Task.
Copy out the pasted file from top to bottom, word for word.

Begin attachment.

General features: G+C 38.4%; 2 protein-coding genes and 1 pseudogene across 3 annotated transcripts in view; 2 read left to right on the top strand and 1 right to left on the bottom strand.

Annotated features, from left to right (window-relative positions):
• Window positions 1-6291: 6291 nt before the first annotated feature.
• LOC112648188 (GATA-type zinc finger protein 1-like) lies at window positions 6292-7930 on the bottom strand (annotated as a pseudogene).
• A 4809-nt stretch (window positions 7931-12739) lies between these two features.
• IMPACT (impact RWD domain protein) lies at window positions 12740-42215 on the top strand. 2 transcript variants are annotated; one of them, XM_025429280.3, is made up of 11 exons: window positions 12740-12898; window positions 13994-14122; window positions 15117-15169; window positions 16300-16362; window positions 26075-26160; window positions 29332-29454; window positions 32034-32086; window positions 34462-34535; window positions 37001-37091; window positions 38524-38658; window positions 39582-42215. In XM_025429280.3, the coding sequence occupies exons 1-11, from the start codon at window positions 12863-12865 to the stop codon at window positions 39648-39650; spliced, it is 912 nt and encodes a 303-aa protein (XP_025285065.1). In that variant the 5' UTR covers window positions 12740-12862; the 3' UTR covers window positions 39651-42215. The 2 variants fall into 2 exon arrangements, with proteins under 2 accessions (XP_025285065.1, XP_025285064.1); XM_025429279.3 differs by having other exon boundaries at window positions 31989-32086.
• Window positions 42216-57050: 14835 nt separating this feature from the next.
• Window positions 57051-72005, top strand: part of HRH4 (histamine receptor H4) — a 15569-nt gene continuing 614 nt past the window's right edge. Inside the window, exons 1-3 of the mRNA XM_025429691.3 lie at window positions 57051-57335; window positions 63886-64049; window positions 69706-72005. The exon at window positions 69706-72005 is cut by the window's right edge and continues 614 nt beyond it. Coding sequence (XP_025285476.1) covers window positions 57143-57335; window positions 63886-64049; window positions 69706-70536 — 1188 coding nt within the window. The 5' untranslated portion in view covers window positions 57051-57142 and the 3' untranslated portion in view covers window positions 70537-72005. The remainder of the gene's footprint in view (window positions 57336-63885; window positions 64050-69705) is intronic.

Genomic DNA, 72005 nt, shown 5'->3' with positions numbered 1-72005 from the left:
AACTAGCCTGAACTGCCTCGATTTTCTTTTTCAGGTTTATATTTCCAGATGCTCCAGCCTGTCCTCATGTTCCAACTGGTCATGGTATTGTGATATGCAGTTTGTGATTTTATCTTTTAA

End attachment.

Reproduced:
General features: G+C 38.4%; 2 protein-coding genes and 1 pseudogene across 3 annotated transcripts in view; 2 read left to right on the top strand and 1 right to left on the bottom strand.

Annotated features, from left to right (window-relative positions):
• Window positions 1-6291: 6291 nt before the first annotated feature.
• LOC112648188 (GATA-type zinc finger protein 1-like) lies at window positions 6292-7930 on the bottom strand (annotated as a pseudogene).
• A 4809-nt stretch (window positions 7931-12739) lies between these two features.
• IMPACT (impact RWD domain protein) lies at window positions 12740-42215 on the top strand. 2 transcript variants are annotated; one of them, XM_025429280.3, is made up of 11 exons: window positions 12740-12898; window positions 13994-14122; window positions 15117-15169; window positions 16300-16362; window positions 26075-26160; window positions 29332-29454; window positions 32034-32086; window positions 34462-34535; window positions 37001-37091; window positions 38524-38658; window positions 39582-42215. In XM_025429280.3, the coding sequence occupies exons 1-11, from the start codon at window positions 12863-12865 to the stop codon at window positions 39648-39650; spliced, it is 912 nt and encodes a 303-aa protein (XP_025285065.1). In that variant the 5' UTR covers window positions 12740-12862; the 3' UTR covers window positions 39651-42215. The 2 variants fall into 2 exon arrangements, with proteins under 2 accessions (XP_025285065.1, XP_025285064.1); XM_025429279.3 differs by having other exon boundaries at window positions 31989-32086.
• Window positions 42216-57050: 14835 nt separating this feature from the next.
• Window positions 57051-72005, top strand: part of HRH4 (histamine receptor H4) — a 15569-nt gene continuing 614 nt past the window's right edge. Inside the window, exons 1-3 of the mRNA XM_025429691.3 lie at window positions 57051-57335; window positions 63886-64049; window positions 69706-72005. The exon at window positions 69706-72005 is cut by the window's right edge and continues 614 nt beyond it. Coding sequence (XP_025285476.1) covers window positions 57143-57335; window positions 63886-64049; window positions 69706-70536 — 1188 coding nt within the window. The 5' untranslated portion in view covers window positions 57051-57142 and the 3' untranslated portion in view covers window positions 70537-72005. The remainder of the gene's footprint in view (window positions 57336-63885; window positions 64050-69705) is intronic.

Genomic DNA, 72005 nt, shown 5'->3' with positions numbered 1-72005 from the left:
AACTAGCCTGAACTGCCTCGATTTTCTTTTTCAGGTTTATATTTCCAGATGCTCCAGCCTGTCCTCATGTTCCAACTGGTCATGGTATTGTGATATGCAGTTTGTGATTTTATCTTTTAA